books: The Blade Itself

The Blade Itself by Joe Abercrombie is a book that comes highly recommended by various friends who share my sweet tooth for relatively mindless fantasy adventure, and one that I've been reluctant to read mostly due to it's promotion as "gritty" fantasy, or in the words of one cover blurb "fantasy noir".    Which usually means typical fantasy leavened with swearing and breasts, and lots of depressing events, because everyone knows the way to make books"gritty" and "realistic" is to suck all the joy & fun out of them.

But I'm at such a low fantasy ebb I'm re-reading mediocre 70's paperbacks, so when a copy came in over the counter last week I grabbed it.

And whadda ya know, it's good.  Yes, there is swearing, and yes there are occasional blinding literary anacronisms (note to Mr. Abercrombie- in future please avoid boxing/prizefighting metaphors in your medieval fantasy novels).  But the characters are well drawn, the setup is completely & comfortably traditional (mighty wizard in a world where magic is waning gathers up a ragtag crew to join him on a quest to save civilization) and, wonder of wonders, it has a sense of humor.  It's realistic in the sense that it looks at certain fantasy tropes with a modern eye, but it isn't an unrelenting examination of all things dire & dirty- it leaves you room to breath and be amused by characters and events.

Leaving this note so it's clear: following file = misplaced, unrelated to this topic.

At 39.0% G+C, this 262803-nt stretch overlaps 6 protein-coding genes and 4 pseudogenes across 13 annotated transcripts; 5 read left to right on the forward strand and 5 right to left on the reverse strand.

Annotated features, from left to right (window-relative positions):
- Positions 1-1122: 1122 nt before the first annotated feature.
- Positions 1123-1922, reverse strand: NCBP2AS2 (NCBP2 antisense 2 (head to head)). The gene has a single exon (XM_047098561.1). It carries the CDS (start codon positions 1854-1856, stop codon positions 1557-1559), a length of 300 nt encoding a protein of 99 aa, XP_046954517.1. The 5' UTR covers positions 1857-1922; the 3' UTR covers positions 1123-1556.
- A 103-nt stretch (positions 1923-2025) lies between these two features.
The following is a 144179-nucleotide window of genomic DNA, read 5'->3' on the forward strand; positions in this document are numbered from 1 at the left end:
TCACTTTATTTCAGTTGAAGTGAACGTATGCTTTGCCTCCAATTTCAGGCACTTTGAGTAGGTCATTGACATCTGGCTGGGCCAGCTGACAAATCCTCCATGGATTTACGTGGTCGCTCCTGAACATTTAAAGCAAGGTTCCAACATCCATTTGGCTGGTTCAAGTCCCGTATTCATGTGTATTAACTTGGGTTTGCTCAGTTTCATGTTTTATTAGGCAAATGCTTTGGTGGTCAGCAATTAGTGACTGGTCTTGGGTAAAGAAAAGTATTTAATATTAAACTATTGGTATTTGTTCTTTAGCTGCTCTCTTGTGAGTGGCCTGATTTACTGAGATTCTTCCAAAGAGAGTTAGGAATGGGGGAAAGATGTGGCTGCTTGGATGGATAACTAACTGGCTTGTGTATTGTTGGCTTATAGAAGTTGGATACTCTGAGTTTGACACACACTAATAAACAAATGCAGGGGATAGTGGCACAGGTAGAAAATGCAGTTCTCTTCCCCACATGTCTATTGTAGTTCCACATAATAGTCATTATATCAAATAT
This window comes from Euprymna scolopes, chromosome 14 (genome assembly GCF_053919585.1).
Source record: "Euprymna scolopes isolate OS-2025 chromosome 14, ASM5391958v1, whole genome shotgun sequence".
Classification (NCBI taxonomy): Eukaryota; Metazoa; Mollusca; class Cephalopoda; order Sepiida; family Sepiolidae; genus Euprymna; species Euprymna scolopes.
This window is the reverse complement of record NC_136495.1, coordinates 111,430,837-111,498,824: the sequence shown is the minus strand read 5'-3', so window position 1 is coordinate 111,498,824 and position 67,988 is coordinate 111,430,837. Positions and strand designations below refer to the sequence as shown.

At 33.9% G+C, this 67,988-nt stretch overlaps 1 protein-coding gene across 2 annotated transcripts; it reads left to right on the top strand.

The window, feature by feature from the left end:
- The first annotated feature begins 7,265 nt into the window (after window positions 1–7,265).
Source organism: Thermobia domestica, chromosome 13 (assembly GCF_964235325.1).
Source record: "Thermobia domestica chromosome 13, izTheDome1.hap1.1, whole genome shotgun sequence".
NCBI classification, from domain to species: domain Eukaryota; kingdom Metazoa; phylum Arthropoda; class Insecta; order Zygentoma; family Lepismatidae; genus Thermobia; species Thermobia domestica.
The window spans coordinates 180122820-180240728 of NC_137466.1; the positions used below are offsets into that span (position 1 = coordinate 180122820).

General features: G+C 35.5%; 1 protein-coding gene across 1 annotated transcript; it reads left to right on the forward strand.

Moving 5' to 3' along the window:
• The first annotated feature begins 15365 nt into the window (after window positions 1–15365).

About halfway through now, and looking forward to the sequel, which awaits on my nighttable.

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